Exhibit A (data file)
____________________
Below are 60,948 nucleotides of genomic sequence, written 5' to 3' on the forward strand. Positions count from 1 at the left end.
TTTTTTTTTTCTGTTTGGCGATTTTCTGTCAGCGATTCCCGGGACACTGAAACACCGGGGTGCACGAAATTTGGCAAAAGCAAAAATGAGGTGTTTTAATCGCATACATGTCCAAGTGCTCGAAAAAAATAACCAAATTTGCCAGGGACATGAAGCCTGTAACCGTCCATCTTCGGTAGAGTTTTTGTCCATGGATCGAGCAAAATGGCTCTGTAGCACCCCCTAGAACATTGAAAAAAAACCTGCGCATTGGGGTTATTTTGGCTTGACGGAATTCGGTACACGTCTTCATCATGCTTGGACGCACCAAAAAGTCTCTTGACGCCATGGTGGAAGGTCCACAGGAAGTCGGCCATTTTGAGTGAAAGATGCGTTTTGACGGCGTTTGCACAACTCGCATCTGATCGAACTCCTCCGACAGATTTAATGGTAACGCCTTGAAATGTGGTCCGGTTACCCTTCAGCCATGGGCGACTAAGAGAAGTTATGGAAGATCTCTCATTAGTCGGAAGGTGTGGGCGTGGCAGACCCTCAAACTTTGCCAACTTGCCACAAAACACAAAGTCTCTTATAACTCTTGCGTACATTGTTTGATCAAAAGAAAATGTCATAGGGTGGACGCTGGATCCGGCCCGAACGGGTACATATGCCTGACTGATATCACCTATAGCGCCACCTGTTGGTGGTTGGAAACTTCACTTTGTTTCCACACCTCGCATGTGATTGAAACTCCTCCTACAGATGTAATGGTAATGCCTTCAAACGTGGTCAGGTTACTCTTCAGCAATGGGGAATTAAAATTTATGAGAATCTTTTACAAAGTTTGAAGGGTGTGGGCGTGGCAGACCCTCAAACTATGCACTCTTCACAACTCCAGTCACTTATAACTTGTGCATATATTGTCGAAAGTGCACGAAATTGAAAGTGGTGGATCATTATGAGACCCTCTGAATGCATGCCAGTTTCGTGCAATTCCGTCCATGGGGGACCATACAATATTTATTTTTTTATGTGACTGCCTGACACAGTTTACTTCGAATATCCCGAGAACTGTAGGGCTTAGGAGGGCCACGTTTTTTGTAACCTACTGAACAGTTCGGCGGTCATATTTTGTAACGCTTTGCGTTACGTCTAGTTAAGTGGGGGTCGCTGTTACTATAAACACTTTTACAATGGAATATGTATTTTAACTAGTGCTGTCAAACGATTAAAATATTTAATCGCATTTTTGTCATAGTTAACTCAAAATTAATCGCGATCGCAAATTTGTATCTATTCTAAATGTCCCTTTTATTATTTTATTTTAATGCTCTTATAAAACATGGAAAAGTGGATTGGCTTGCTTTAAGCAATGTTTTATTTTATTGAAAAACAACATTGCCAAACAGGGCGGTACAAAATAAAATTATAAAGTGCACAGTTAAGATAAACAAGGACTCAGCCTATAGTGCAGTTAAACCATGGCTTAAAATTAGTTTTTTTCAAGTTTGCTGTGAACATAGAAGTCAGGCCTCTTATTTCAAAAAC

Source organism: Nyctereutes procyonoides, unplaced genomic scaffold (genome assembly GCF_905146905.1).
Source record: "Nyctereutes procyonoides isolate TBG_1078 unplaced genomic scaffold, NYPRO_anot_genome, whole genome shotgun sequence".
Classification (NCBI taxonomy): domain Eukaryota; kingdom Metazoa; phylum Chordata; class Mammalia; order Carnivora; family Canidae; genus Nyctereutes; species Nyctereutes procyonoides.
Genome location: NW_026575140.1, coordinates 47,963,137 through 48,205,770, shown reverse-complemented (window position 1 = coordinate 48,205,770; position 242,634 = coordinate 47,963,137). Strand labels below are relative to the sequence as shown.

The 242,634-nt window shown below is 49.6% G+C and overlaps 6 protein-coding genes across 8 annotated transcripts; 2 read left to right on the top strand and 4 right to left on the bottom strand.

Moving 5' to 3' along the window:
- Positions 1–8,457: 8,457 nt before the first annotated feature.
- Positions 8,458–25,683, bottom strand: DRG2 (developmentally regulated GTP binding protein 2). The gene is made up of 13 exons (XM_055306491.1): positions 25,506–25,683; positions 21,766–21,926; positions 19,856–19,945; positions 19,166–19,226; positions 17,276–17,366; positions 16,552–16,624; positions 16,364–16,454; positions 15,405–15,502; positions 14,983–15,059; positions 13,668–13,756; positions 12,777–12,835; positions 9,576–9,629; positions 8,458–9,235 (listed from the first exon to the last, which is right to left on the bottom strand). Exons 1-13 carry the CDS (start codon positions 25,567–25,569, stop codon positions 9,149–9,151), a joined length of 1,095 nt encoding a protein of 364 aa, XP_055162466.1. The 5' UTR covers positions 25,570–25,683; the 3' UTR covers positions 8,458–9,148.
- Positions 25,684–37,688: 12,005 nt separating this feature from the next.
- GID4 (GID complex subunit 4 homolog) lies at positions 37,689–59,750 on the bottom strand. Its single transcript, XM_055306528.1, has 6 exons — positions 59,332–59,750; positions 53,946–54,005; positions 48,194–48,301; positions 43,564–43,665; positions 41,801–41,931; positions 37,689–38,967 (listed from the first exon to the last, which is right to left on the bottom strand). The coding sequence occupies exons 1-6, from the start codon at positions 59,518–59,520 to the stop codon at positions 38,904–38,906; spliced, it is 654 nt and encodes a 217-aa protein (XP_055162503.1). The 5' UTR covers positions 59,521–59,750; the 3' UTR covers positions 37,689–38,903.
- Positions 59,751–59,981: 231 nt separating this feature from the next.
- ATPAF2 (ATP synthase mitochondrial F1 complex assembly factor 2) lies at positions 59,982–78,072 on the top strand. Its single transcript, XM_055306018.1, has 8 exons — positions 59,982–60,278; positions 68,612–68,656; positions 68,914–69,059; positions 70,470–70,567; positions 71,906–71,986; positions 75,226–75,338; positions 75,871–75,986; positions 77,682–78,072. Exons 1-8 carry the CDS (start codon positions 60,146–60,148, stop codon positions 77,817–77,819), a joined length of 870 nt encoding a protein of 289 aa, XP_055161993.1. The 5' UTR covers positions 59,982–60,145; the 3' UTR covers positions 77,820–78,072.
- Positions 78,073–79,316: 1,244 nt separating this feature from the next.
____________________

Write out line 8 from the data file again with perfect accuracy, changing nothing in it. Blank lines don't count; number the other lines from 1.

Moving 5' to 3' along the window: